From: The Jakarta PostThe year 2011 in the Chinese calendar is the Year of the Rabbit, which begins on Feb. 3, 2011, and concludes on Jan. 22, 2012. Understanding the yearly horoscope, with its wide span of predictions related to economic and socio-political affairs, is typical, not only in Chinese society, but also in East Asian and Southeast Asian cultures.
By Bob Widyahartono, Jakarta
By Bob Widyahartono, Jakarta
The Chinese calendar is neither adopted nor understood by many Western experts and business executives, nor does it have any role in the Western style of education that has shaped the thinking of many.
Chinaâ€™s rise since the era of Deng Xiaoping (from 1978 onwards) has constantly faced challenges. It was Deng who famously opened up the country with his gradually planned and implemented reform (gaige kaifang) under the slogan â€śgroping for stones crossing the riverâ€ť. Dengâ€™s successor Jiang Zemin coined the phrase â€śbuild trust, decrease trouble, develop cooperation and avoid confrontationâ€ť, while Chinaâ€™s next ruler Hu Jintao averred â€śto be close to reality, close to the people and close to lifeâ€ť.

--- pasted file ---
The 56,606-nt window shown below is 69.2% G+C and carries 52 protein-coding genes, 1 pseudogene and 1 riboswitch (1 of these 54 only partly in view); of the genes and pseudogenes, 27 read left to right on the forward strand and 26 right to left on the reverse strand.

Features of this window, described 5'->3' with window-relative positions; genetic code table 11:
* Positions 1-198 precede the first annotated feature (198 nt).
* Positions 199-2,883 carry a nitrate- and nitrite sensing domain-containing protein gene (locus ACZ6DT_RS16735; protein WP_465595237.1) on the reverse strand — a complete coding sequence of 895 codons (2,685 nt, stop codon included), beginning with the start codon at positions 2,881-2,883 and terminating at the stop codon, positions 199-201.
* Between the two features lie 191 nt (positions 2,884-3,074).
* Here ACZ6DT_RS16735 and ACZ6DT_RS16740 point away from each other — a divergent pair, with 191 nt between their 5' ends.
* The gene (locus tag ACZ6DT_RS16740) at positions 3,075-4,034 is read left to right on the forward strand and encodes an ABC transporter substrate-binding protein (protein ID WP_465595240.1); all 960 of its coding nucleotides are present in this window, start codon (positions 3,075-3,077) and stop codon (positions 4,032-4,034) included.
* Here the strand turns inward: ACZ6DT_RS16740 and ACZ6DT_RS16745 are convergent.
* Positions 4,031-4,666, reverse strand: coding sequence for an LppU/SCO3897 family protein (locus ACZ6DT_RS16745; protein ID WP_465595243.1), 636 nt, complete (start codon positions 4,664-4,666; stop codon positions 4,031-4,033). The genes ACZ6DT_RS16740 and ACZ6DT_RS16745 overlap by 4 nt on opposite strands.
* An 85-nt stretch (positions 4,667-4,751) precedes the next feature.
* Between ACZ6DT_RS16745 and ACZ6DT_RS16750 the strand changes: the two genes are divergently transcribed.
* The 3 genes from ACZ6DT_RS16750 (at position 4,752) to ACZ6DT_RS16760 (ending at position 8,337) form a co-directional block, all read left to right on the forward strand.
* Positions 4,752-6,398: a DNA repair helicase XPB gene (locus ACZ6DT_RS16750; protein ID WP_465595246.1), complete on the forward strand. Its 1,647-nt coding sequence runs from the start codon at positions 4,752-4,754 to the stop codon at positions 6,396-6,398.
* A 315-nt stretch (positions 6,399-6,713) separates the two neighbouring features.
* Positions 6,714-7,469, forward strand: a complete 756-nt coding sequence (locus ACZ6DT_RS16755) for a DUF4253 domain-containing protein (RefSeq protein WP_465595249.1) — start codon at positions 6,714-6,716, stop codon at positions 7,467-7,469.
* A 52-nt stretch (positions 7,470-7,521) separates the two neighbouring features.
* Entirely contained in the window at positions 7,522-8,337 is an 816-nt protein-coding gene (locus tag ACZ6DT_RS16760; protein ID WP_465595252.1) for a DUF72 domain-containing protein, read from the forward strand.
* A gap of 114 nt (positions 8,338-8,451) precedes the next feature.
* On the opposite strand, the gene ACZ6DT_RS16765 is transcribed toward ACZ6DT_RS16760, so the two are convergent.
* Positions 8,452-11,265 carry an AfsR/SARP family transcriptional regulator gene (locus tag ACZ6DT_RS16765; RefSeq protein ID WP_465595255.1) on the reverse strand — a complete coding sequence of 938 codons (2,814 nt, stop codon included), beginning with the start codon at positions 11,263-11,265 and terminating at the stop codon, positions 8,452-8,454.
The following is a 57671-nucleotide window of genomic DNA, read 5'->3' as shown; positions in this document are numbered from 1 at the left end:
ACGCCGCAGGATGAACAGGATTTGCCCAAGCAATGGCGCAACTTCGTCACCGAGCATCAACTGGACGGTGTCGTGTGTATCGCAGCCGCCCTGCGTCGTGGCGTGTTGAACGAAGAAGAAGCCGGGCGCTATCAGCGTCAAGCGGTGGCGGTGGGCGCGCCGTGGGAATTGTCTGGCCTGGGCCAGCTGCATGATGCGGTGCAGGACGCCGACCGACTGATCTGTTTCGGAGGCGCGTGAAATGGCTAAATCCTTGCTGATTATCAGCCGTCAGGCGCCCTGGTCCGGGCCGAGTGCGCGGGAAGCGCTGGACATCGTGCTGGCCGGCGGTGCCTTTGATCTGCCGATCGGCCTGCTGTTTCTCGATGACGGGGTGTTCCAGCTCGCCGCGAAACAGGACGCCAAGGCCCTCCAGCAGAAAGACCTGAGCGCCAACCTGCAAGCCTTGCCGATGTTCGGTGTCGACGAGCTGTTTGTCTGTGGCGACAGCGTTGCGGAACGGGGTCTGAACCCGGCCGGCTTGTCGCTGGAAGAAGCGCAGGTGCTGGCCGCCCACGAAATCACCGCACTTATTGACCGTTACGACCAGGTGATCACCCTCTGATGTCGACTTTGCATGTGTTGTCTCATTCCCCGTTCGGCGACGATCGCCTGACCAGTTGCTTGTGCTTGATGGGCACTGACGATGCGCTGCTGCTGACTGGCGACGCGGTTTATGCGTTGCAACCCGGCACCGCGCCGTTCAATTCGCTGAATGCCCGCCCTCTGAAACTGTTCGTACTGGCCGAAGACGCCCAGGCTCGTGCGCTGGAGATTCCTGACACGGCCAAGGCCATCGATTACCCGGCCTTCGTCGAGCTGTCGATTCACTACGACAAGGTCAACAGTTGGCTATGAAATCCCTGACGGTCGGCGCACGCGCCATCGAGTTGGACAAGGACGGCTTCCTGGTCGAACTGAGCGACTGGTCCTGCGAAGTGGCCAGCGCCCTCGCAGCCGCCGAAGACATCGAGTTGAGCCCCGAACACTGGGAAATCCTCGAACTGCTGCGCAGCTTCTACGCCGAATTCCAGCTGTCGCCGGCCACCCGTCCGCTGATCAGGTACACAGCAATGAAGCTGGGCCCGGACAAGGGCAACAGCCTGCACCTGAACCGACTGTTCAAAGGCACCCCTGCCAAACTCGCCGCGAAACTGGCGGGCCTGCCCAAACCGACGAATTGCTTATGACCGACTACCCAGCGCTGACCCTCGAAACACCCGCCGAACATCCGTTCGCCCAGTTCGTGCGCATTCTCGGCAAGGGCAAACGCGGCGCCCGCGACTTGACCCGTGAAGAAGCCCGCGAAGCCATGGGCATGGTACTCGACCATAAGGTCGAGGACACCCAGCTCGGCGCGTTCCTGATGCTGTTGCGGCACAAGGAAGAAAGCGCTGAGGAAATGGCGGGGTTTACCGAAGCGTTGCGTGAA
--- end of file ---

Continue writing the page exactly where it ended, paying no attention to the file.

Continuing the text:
The goal of these new views of citizenship and governance was to liberate millions of Chinese to work, plan and self-organize while keeping Chinaâ€™s massive, turbulent society glued together. The magnitude of change in China continues to increase as impacts on society have become more complex (Joshua Cooper Ramo in The Beijing Consensus, 2004).
Many of our political elites and business executives, however, have their doubts about Chinaâ€™s strategic advancement.
A recent study published by John and Doris Naisbitt in Chinaâ€™s Megatrends: The 8 Pillars of a New Society (2010) highlights the fundamental, gradual changes in Chinaâ€™s social, political and economic life. The Naisbitts sharply expose Chinaâ€™s leadership and its common peopleâ€™s low profile by noting the expression: â€śThe West is a lecturing society; China is a learning societyâ€ť.
The Naisbittâ€™s eight pillars as the foundation and drivers of Chinaâ€™s new society are: emancipation of the mind, balancing top-down and bottom-up, framing the forest and letting the trees grow, crossing
the river by feeling the stones, artistic and intellectual ferment, joining the world, freedom and firmness and from Olympic medals to Nobel prizes.
â€śEmancipation of the mindâ€ť focuses on Dengâ€™s vision, the indispensable step in Chinaâ€™s journey to modernity and a market economy. The idea is social order and harmony in a vertical democracy, implemented through top-down and bottom-up initiatives that are very different from Western thinking about free and democratic societies.
The essence of Chinese networking, which since 1992 has pushed the gaige kaifang policy, applies to traditional enterprises that were mostly built around clan-like networks with close family members forming the core.